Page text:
Now while the Pharisees were gathered together, Jesus asked them a question, saying, "What do you think about the Christ? Whose son is he?" They said to him, "The son of David." He said to them, "How is it then that David, in the Spirit, calls him Lord, saying, 'The Lord said to my Lord, Sit at my right hand, until I put your enemies under your feet'"? If then David calls him Lord, how is he his son?" (Matt. 22:41-45).

What the Jewish leaders did not understand, but what Jesus understood fully from the knowledge of his own deity and humanity, is that in the expression, "The Lord said to my Lord," the expression "the Lord" is a reference to God the Father while the expression "my Lord" is a reference to Christ himself, who is both descended from David and the eternal second person of the Trinity whom David can call his "Lord."


Excerpted from "Translating Truth"
by .
Copyright © 2005 Crossway Books, an publishing ministry of Good News Publishers.
Excerpted by permission of Good News Publishers.
All rights reserved. No part of this excerpt may be reproduced or reprinted without permission in writing from the publisher.
Excerpts are provided by Dial-A-Book Inc. solely for the personal use of visitors to this web site.

Table of Contents

Publisher's Note,
Foreword by J. I. PACKER,
Abbreviations of Scripture Versions,
1 Are Only Some Words of Scripture Breathed Out by God? Why Plenary Inspiration Favors "Essentially Literal" Bible Translation WAYNE GRUDEM,
2 Five Myths About Essentially Literal Bible Translation LELAND RYKEN,
3 What the Reader Wants and the Translator Can Give: First John as a Test Case C. JOHN COLLINS,
4 Truth and Fullness of Meaning: Fullness Versus Reductionistic Semantics in Biblical Interpretation VERN SHERIDAN POYTHRESS,
5 Revelation Versus Rhetoric: Paul and the First-century Corinthian Fad BRUCE WINTER,

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Translating Truth: The Case for Essentially Literal Bible Translation 4.8 out of 5 based on 0 ratings. 5 reviews.
temsmail on LibraryThing More than 1 year ago
This book is a compilation of papers presented to the 2004 Evangelical Theological Society by the various authors. Dr. Grudem's article (the fist in the book) is probably the best of the group, though the last two (on philology in translation) are also valuable. This book is worth it's purchase price.
Anonymous More than 1 year ago
Amazing! So much improvement from the prologue! Keep going!
Anonymous More than 1 year ago
Awesome! Amazing!
Anonymous More than 1 year ago
&bull; Loved it! <br> &bull; Great grammar <br> &bull; Extra points for Harry potter song &#9786 <br> &bull; CONTINUE
Anonymous More than 1 year ago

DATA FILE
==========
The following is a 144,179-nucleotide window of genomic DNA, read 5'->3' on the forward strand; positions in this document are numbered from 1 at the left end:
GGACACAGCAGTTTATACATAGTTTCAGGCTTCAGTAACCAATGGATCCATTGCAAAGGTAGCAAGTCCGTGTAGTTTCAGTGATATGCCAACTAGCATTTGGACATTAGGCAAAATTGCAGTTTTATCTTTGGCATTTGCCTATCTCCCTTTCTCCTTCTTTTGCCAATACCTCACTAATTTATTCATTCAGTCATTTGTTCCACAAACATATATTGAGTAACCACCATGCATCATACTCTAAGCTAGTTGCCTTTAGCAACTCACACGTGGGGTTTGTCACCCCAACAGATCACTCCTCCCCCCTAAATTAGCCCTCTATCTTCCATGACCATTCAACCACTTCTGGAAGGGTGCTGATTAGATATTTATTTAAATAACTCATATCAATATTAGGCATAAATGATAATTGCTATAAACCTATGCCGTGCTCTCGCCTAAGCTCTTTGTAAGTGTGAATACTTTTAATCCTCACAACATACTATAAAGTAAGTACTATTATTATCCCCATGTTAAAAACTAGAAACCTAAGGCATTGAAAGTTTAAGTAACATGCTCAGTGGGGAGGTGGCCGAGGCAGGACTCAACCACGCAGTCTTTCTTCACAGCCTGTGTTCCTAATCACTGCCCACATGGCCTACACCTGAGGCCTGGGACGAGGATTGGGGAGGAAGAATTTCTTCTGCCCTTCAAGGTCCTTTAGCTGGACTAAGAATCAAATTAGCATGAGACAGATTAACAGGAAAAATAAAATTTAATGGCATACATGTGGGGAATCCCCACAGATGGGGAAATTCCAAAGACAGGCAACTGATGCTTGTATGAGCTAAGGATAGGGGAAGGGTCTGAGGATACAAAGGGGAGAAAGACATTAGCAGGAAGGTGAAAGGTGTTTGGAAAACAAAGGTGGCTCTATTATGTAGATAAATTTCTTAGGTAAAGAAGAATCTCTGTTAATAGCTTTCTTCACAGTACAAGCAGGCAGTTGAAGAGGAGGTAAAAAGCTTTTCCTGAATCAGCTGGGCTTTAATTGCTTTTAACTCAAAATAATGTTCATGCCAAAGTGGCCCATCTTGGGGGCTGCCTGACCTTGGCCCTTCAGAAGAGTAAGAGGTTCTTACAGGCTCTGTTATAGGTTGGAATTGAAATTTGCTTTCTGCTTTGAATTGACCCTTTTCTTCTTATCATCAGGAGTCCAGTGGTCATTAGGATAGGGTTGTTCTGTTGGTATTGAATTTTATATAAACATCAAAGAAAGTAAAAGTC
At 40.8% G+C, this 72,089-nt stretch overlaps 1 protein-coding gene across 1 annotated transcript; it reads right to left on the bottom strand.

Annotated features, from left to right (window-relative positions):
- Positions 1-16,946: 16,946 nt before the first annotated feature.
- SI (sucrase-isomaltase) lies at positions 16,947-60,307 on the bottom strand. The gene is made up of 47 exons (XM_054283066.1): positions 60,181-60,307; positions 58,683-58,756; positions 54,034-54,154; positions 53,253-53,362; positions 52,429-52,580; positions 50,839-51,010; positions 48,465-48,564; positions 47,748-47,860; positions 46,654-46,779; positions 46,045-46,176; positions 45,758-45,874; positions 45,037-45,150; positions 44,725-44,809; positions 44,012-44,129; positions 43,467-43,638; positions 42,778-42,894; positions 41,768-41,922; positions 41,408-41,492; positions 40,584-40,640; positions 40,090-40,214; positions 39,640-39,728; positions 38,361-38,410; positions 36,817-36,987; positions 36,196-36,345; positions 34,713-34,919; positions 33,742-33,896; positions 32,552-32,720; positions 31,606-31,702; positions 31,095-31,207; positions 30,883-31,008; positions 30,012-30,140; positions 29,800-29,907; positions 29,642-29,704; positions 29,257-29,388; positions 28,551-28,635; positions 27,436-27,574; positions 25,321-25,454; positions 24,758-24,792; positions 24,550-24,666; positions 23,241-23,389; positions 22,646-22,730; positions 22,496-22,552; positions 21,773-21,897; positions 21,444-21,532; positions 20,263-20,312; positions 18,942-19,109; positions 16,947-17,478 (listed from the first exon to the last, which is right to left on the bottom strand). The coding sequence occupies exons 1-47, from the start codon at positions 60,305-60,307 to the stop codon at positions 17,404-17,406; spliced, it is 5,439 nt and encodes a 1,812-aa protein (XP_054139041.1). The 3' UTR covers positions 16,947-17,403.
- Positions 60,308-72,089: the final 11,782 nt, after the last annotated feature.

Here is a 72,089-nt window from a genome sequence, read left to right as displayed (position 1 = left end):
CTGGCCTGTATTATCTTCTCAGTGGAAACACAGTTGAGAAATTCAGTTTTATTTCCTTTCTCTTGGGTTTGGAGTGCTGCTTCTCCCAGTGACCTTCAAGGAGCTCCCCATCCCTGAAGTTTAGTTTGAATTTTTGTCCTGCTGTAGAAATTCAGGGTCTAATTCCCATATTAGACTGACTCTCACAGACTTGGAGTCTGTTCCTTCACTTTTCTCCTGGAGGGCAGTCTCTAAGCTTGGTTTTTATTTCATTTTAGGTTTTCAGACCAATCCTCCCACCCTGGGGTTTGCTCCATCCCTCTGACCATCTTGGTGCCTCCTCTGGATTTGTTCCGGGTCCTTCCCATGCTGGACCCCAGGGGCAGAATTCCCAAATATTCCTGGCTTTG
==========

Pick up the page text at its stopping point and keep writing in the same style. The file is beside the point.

You know that feeling when you're so bored you want to scream? Okay, maybe you don't. <br> Well, that's exactly what Drew was feeling. <br> "Ugh, there's nothing to do," Drew complained. She threw her sixth book that morning onto the couch and stood up again. <br> "We could go swimming," her twin sister Adrielle suggested. <br> Drew sighed. "No, it's too far to walk on a day like this."<br> Adrielle started listing things they would normally do. "Amy and Tressa are at camp, pool's too far, library's closed, roller rink's closed for renovation, practically every movie in this house has been watched..." <br> "Are Doctor Who or Sherlock being aired anytime soon?" <br> "Doctor Who's on hiatus until August, remember? And Sherlock isn't getting any more episodes for two years." Adrielle sat down at her laptop. "I'm going to scour youtube for anything Starkid we haven't seen." <br> Drew strode over to the kitched and grabbed a third popsicle. "I told you, I've already looked five times." <br> Adrielle facepalmed. "Oh, why didn't I think of this 27 seconds ago?" <br> "Think of what?" Drew asked. She jumped down on the couch again. <br> "Are you thinking what I'm thinking?" Adrielle questioned. <br> "Totally. On three!"<br> "One..."<br> "Two..."<br> "Three!" <br> The twins immediately burst into song. "There once was a boy named Harry, destined to be a star. His parents were killed by Voldemort, who gave him his lightning scar..." They proceeded to sing Harry Potter in 99 Seconds, then broke off laughing and gasping for breath. <br> "That was COMPLETELY random," Drew said after she stopped laughing. "But really, what were you thinking of?" <br> "Water balloons!" Adrielle grinned mischeivously. <br> Drew smiled. "I'm going to draw a pink sharpie mustache on Jason's face. Be back in a minute." Drew pulled a sharpie out of her pocket and crept upstairs into her brother's room. She uncapped the sharpie and found Jason snoring on his desk in front of an open laptop, then proceeded to lean over and ink a ridiculously curly mustache on her brother's face. Drew then slowly backed out of the room. <br> Of course, carmen chose that exact moment to emerge from her room. "What are you doing?" <br> Drew smiled and her other twin sister and said, "You'll see when he wakes up." Carmen rolled her eyes and followed Drew downstairs. <br> Drew picked up her laptop off the couch. "I guess I'll just write stories if I have nothing better to do." <br> "But what about the water balloons?" Adrielle asked with a pouty face. <br> Drew typed in her password and hit the enter key. "Maybe later, Elle. When it's hotter outside." <br> "Fine." <br> Drew opened her word processor and thought for a second. "Harry Potter, the next generation." Drew typed in the title. 'I so wish Harry Potter was real,' she thought. 'If I were a witch...' <br> Suddenly, Drew saw a bright white light. "Elle? What's that?" Adrielle apparently didn't hear her. "Carmen? What is going on?" Carmen didn't seem to notice that she was speaking. "Adrielle? CARMEN!" <br> The light suddenly grew blinding. Drew attempted to sheild her eyes but couldn't move. She found herself walking on a white bridge, then ran forward. She was quickly surrounded by a dark forest. <br> A woman stood in the din wearing a cloak. She then said, "I am Seer of the Night. Call me Seer. Welcome, Drew, to the Between." <p> Hey guys! I hope you like my story so far. I worked really hard! Thanks, and don't forget to comment! -Kelsey